Getting the process right for the world we want
On November 18, the UN General Assembly is holding a formal discussion of the first report of the UN Secretary General regarding what the world’s development agenda should look like after 2015. In 2015 the Millennium Development Goals (MDGs) officially expire. The MDGs are a set of eight Goals, with accompanying targets and indicators, which were meant to galvanize the world community around the aim of reducing poverty. Indeed, they have garnered unprecedented political and financial support. However, the MDGs also took a top-down approach to development, imposing a one-size fits all agenda on countries and selectively ignoring key issues that had been recognized in international law and UN conferences, such as reproductive and sexual rights.
Much has changed since the MDGs were formulated; development can no longer simply be about mobilizing aid from the North to the South. Categories of developing and developed countries are themselves less meaningful. Growing inequalities within countries clearly need to be tackled. Climate change can no longer be sidelined. And accountability and policy coherence would seem at least as important if not more so than aid, in a world where agricultural, financial and trade policies set in industrialized countries have profound effects elsewhere.
In order to get a bold vision of sustainable, equitable and human-rights based development, we will need a process that incorporates the meaningful participation of people and groups that were not included when the first set of MDGs were developed. That the UN General Assembly set aside a day this month for civil society groups to take part in discussion of the UN Secretary General’s report is a welcome step, as is the UN-wide consultation which is to take place over the coming year.
However, that is not sufficient. At a minimum, within the UN there need to be efforts to link plans for follow up on "Rio plus 10", the Sustainable Development Summit, and "Cairo plus 20", the International Conference on Population and Development, which set out a holistic vision of reproductive rights, with post-2015 planning. Second, consultations planned with civil society in a number of countries need to be far more than tokenistic gatherings of reliably domesticated NGOs; we need to hear the voices of social movements who are actually representative of poor people and who must be part of designing the solutions to the problems that they and their members face. Third, this requires a structured process that includes national, regional and global consultations like those that took place during the 1990s development conferences. Consultations cannot be just ad-hoc gatherings that lend a patina of participation to pre-determined outcomes; civil society voices must be incorporated into national negotiating positions.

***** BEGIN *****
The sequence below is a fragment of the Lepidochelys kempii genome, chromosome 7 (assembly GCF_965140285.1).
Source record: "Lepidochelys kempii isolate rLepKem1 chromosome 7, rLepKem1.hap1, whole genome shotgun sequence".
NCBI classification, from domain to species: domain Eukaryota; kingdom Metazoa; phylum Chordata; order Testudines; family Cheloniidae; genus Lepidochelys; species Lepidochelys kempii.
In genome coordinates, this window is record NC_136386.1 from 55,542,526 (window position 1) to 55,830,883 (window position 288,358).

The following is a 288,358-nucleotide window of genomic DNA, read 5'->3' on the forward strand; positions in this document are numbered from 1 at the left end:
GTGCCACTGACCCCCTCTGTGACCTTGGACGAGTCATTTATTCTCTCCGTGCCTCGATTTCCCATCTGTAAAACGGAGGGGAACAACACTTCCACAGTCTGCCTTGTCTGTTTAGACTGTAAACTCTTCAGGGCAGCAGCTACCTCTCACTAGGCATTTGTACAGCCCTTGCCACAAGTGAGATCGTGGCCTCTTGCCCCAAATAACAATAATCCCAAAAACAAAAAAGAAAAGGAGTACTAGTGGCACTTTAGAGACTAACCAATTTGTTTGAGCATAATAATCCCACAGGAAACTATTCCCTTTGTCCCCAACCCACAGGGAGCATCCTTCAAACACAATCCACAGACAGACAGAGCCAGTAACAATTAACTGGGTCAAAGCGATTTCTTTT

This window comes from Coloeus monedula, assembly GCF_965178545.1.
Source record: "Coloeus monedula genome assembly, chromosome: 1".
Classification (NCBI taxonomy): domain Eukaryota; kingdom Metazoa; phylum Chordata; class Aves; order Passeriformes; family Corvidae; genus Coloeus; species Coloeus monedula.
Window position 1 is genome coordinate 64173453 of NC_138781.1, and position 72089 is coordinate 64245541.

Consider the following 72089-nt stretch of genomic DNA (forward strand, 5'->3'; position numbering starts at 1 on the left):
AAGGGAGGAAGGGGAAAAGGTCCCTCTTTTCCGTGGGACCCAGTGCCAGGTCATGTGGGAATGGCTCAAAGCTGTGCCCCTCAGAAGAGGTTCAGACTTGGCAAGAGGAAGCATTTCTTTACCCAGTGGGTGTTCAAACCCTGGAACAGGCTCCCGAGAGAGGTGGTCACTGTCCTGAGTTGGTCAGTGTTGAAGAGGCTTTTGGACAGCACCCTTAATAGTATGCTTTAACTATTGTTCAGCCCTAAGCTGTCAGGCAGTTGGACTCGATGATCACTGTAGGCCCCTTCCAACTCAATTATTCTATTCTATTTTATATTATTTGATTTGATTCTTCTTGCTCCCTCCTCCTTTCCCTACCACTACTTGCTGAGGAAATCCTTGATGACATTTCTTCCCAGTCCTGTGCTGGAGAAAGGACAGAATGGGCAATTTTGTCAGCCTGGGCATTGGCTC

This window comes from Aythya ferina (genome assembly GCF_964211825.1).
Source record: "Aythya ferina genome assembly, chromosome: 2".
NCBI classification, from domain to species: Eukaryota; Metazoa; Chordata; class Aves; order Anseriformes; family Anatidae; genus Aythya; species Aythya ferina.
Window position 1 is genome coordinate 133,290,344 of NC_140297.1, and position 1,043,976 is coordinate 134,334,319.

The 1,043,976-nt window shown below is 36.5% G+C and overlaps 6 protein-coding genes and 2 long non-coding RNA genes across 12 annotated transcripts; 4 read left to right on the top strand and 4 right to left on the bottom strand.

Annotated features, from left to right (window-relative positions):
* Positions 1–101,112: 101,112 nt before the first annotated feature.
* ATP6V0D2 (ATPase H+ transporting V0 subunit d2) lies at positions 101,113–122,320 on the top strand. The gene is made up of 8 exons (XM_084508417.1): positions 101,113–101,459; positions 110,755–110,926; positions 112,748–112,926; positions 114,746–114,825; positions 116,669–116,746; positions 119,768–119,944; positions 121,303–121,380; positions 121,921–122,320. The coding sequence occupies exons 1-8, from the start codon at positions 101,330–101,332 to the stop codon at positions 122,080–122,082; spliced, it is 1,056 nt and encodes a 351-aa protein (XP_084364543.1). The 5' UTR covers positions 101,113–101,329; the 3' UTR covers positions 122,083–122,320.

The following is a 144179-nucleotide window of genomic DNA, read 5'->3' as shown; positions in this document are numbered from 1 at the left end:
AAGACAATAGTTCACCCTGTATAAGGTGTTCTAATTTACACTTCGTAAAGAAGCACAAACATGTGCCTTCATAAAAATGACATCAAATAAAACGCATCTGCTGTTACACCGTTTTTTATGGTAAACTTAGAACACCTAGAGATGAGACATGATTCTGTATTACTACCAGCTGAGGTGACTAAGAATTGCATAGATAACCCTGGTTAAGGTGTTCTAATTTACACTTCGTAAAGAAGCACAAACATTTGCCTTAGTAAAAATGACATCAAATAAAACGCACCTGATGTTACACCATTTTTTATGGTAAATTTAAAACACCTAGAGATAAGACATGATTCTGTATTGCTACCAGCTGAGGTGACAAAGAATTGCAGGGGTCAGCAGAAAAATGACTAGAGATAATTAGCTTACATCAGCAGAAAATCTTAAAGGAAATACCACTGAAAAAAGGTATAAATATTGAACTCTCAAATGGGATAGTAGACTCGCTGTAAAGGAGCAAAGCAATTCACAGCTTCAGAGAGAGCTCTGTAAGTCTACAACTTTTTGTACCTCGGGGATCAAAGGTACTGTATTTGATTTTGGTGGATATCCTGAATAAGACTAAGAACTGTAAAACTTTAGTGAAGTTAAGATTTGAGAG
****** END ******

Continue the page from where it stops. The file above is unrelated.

Deciding what the post MDG agenda will look like cannot be a technocratic process about refining targets and indicators; setting a new development agenda is an opportunity to catalyze broader democratic deliberations on what kind of world we want, and what we owe to each other as human beings.
- About the authors: Alicia Ely Yamin is Chair of the Board at CESR and Director of the Health Rights of Women and Children Program at Harvard University's Francois-Xavier Bagnoud Center for Health and Human Rights. Sakiko Fukuda-Parr is a board member at CESR and Professor, Graduate Program in International Affairs, the New School, New York.
- Read CESR's statement on the post-2015 development agenda: MDG failures prove need for rights-base development agenda
Photo of Tanzanian children courtesy of Evan Schneider/UN Photo